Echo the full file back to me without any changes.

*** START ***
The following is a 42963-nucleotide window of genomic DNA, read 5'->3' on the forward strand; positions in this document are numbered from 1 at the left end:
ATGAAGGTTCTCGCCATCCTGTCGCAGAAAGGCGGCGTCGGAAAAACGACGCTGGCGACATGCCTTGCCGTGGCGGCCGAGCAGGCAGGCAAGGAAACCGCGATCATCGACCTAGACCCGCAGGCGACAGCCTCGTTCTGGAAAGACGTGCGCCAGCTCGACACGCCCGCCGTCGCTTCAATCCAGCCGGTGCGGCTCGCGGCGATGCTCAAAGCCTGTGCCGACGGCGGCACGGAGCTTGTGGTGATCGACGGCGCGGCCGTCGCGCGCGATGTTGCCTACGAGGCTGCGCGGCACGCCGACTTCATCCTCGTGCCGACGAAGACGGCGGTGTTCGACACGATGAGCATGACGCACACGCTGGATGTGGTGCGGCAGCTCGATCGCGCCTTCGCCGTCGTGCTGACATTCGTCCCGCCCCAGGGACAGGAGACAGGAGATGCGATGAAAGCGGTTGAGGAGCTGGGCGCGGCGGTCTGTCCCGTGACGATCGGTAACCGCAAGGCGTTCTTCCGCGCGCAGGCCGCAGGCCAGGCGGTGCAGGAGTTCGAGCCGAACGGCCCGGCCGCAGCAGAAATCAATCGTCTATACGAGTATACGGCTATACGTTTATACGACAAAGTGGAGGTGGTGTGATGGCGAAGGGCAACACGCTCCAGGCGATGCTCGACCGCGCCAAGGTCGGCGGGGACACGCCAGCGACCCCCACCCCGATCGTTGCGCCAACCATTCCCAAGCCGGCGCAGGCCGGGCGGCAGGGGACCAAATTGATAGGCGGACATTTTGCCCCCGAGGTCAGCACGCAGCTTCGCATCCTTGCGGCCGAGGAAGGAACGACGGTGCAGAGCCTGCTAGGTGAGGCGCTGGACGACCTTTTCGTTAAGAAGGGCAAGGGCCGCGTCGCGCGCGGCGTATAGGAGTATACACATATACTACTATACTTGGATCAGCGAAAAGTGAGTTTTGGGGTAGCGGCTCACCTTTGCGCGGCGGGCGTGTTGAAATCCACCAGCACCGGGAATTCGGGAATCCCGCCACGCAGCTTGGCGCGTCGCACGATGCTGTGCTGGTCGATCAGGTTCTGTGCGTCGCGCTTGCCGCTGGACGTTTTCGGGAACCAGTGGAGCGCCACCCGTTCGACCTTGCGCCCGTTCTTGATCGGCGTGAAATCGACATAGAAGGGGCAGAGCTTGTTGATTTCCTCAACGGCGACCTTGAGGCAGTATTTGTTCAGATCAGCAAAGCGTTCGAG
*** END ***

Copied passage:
The following is a 42963-nucleotide window of genomic DNA, read 5'->3' on the forward strand; positions in this document are numbered from 1 at the left end:
ATGAAGGTTCTCGCCATCCTGTCGCAGAAAGGCGGCGTCGGAAAAACGACGCTGGCGACATGCCTTGCCGTGGCGGCCGAGCAGGCAGGCAAGGAAACCGCGATCATCGACCTAGACCCGCAGGCGACAGCCTCGTTCTGGAAAGACGTGCGCCAGCTCGACACGCCCGCCGTCGCTTCAATCCAGCCGGTGCGGCTCGCGGCGATGCTCAAAGCCTGTGCCGACGGCGGCACGGAGCTTGTGGTGATCGACGGCGCGGCCGTCGCGCGCGATGTTGCCTACGAGGCTGCGCGGCACGCCGACTTCATCCTCGTGCCGACGAAGACGGCGGTGTTCGACACGATGAGCATGACGCACACGCTGGATGTGGTGCGGCAGCTCGATCGCGCCTTCGCCGTCGTGCTGACATTCGTCCCGCCCCAGGGACAGGAGACAGGAGATGCGATGAAAGCGGTTGAGGAGCTGGGCGCGGCGGTCTGTCCCGTGACGATCGGTAACCGCAAGGCGTTCTTCCGCGCGCAGGCCGCAGGCCAGGCGGTGCAGGAGTTCGAGCCGAACGGCCCGGCCGCAGCAGAAATCAATCGTCTATACGAGTATACGGCTATACGTTTATACGACAAAGTGGAGGTGGTGTGATGGCGAAGGGCAACACGCTCCAGGCGATGCTCGACCGCGCCAAGGTCGGCGGGGACACGCCAGCGACCCCCACCCCGATCGTTGCGCCAACCATTCCCAAGCCGGCGCAGGCCGGGCGGCAGGGGACCAAATTGATAGGCGGACATTTTGCCCCCGAGGTCAGCACGCAGCTTCGCATCCTTGCGGCCGAGGAAGGAACGACGGTGCAGAGCCTGCTAGGTGAGGCGCTGGACGACCTTTTCGTTAAGAAGGGCAAGGGCCGCGTCGCGCGCGGCGTATAGGAGTATACACATATACTACTATACTTGGATCAGCGAAAAGTGAGTTTTGGGGTAGCGGCTCACCTTTGCGCGGCGGGCGTGTTGAAATCCACCAGCACCGGGAATTCGGGAATCCCGCCACGCAGCTTGGCGCGTCGCACGATGCTGTGCTGGTCGATCAGGTTCTGTGCGTCGCGCTTGCCGCTGGACGTTTTCGGGAACCAGTGGAGCGCCACCCGTTCGACCTTGCGCCCGTTCTTGATCGGCGTGAAATCGACATAGAAGGGGCAGAGCTTGTTGATTTCCTCAACGGCGACCTTGAGGCAGTATTTGTTCAGATCAGCAAAGCGTTCGAG